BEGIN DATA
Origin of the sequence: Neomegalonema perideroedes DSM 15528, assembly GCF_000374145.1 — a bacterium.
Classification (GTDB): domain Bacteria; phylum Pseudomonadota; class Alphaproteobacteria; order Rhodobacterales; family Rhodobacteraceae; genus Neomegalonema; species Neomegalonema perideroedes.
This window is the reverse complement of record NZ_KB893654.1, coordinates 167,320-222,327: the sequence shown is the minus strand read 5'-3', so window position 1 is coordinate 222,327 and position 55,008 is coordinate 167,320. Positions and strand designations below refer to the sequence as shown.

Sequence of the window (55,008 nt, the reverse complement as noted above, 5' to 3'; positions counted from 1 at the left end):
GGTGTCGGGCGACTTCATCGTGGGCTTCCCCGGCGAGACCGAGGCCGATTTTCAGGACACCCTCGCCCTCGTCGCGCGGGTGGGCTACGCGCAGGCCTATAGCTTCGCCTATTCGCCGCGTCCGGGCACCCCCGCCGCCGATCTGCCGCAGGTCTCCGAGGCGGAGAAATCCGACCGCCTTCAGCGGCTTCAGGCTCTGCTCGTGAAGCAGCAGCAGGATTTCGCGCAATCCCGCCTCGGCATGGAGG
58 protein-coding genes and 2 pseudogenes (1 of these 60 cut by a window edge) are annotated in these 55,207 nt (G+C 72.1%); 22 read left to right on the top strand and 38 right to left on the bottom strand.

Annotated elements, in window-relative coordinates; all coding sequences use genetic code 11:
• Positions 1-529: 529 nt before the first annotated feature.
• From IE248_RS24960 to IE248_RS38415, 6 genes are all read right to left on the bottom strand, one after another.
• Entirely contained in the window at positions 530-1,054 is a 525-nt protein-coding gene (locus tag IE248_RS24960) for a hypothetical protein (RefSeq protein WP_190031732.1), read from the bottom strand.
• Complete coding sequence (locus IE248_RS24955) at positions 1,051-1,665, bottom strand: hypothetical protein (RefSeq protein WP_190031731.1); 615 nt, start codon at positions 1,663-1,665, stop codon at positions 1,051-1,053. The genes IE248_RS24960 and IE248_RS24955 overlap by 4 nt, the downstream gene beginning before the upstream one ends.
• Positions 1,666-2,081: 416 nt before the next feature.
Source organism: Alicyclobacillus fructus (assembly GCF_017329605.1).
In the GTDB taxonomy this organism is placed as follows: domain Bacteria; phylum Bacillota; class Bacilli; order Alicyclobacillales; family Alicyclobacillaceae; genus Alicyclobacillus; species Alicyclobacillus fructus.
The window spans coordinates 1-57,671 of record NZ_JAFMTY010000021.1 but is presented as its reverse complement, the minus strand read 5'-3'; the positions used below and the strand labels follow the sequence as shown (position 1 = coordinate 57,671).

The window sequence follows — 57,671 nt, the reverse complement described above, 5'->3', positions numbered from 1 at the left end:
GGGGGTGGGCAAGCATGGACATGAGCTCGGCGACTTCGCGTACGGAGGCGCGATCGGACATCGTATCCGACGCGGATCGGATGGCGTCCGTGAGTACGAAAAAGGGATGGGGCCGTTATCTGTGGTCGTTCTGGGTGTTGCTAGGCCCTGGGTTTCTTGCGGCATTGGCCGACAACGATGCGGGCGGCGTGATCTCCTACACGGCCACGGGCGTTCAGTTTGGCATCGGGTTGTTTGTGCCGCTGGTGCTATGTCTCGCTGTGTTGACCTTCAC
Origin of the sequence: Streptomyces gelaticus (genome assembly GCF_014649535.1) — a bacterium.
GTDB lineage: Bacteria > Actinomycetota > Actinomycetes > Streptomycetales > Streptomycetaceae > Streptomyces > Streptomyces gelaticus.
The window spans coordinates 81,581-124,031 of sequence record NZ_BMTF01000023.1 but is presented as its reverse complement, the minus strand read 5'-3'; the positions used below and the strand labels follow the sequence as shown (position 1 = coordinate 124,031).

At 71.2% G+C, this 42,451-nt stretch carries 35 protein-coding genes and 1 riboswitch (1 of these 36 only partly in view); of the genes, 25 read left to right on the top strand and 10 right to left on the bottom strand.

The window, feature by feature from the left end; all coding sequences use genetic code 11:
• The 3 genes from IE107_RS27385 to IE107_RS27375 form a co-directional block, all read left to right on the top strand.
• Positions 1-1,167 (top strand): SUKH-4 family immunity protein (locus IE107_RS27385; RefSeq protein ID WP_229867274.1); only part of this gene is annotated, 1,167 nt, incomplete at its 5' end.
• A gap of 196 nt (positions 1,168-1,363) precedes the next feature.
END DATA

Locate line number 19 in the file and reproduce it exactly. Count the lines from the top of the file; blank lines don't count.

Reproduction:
GTDB lineage: Bacteria > Actinomycetota > Actinomycetes > Streptomycetales > Streptomycetaceae > Streptomyces > Streptomyces gelaticus.